Gilded Balloon Teviot, 4 – 30 August 2010
Reviewed for the Oxford Times
The Oxford Imps are more peppy by far than anyone has any right to be first thing in the afternoon at the Fringe, where venues routinely programme work well into the small hours of the morning. The success of their show — now a staple of the Festival — depends on it: improvised comedy relies on the contributions and collective goodwill of the audience. This year’s troupe have, therefore, made it their mission to perform so energetically that it motivates not only themselves, but an entire packed auditorium as well.
As always, the whole troupe disco dances with abandon between games. The games themselves are consistently cut short by compère Tom just as they peak, meaning that some skits end before they’ve given all they have to give, but ensuring that onstage energy maintains a relentless high.
Though he carries out this particular duty with a practised sense for pace and comic timing, Tom’s personal brand of enthusiasm quickly begins to grate. As if endeavouring to outdo every one of his colleagues in rousing the audience, he strides restlessly back and forth while introducing each game, jigs distractingly at the side of the stage while each game proceeds, and has a tendency to shout rather than project. Overall, his manner is manic rather than simply excitable, and exhausting rather than energising.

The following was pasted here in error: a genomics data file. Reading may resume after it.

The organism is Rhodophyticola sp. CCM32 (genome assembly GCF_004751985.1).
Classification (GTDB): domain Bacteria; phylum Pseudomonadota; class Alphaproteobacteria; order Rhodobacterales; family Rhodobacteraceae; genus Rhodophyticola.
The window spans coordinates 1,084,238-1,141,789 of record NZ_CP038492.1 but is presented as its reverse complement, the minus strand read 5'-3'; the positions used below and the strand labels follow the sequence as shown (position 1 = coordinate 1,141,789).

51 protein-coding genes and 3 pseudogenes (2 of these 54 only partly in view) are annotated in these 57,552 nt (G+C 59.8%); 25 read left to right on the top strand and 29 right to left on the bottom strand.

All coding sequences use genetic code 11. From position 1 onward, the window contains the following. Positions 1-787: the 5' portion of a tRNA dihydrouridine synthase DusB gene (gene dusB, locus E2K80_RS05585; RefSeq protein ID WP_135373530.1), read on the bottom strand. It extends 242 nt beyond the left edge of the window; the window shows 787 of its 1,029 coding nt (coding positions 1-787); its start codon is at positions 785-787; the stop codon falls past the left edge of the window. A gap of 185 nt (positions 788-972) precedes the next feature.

This year’s selection of improvisation games tends heavily towards the musical. The Imps treat us to an improvised charity single based on an issue that slightly irritates the audience, a Motown-style ballad based around names shouted out by the audience, and the pièce de resistance, a 15-minute improvised musical.
Improvising in rhyme, to music, is a proven crowd-pleaser and, due to its challenging nature, something of a hallmark of prowess in improv comedy; but the Imps have little left to prove in that area, and a more balanced programme would be a better showcase of the ensemble’s talents.